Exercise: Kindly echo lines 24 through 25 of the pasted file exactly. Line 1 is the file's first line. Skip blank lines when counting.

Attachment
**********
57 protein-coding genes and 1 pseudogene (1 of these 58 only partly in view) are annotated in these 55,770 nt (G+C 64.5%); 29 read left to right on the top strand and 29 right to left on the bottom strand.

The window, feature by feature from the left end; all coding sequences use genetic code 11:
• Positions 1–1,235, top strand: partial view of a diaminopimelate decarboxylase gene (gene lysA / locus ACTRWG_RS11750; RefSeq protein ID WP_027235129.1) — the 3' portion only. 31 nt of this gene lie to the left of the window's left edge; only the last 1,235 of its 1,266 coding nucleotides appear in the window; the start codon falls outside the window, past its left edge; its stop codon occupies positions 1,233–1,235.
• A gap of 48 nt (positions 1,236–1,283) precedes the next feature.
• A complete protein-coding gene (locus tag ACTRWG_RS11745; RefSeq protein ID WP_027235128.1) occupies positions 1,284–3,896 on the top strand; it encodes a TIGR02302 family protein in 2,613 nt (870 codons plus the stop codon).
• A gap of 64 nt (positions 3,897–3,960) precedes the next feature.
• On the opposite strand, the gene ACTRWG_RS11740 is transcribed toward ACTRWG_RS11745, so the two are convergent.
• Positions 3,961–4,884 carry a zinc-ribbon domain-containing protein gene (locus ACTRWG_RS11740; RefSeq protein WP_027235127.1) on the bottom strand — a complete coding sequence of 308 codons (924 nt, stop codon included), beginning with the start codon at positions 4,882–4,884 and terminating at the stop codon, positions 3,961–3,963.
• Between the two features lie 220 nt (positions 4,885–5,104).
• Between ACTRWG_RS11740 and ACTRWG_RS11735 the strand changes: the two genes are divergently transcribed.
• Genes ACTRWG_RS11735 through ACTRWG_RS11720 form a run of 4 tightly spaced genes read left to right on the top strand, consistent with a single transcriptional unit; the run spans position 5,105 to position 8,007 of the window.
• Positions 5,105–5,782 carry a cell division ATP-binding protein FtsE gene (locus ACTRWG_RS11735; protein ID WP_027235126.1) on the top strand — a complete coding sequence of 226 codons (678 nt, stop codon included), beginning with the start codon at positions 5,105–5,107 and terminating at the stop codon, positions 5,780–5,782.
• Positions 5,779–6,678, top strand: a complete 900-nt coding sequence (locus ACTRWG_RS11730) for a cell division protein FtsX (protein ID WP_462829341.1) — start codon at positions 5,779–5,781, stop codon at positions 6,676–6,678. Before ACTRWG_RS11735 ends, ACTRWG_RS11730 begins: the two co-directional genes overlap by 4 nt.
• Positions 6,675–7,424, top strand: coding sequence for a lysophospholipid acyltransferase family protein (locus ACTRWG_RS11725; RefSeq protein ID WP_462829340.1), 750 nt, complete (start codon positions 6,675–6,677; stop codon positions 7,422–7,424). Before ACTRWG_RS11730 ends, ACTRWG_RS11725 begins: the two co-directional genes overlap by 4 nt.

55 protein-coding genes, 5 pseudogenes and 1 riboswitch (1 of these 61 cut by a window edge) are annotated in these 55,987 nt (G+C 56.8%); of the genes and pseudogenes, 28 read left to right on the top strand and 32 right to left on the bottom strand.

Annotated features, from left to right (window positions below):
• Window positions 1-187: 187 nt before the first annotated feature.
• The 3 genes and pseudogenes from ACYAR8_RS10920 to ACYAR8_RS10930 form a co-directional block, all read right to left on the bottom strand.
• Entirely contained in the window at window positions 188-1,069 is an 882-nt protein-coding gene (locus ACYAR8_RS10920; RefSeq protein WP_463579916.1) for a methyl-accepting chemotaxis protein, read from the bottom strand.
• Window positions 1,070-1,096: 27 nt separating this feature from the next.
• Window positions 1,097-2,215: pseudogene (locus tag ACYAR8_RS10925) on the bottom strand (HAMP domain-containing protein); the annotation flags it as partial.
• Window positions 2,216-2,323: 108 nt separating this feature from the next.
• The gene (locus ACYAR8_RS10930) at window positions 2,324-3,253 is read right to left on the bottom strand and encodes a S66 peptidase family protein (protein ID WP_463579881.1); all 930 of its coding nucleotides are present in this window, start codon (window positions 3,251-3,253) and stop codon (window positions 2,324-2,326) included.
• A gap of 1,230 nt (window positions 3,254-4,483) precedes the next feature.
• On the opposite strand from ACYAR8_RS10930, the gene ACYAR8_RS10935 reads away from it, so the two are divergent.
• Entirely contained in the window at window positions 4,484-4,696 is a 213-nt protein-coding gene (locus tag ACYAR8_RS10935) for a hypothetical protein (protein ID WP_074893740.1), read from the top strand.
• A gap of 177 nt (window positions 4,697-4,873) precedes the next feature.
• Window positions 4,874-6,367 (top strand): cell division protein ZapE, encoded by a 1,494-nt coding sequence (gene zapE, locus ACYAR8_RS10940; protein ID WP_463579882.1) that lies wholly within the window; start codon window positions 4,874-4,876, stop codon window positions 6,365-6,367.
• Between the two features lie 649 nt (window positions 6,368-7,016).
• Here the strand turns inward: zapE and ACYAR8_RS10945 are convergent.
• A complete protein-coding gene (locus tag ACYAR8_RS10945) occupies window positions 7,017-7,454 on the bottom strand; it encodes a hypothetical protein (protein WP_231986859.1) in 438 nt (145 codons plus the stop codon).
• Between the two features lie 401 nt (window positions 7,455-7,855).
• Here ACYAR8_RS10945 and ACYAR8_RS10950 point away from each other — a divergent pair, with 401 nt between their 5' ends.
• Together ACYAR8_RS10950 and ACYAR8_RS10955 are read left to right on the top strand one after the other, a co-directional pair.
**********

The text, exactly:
• A gap of 1,230 nt (window positions 3,254-4,483) precedes the next feature.
• On the opposite strand from ACYAR8_RS10930, the gene ACYAR8_RS10935 reads away from it, so the two are divergent.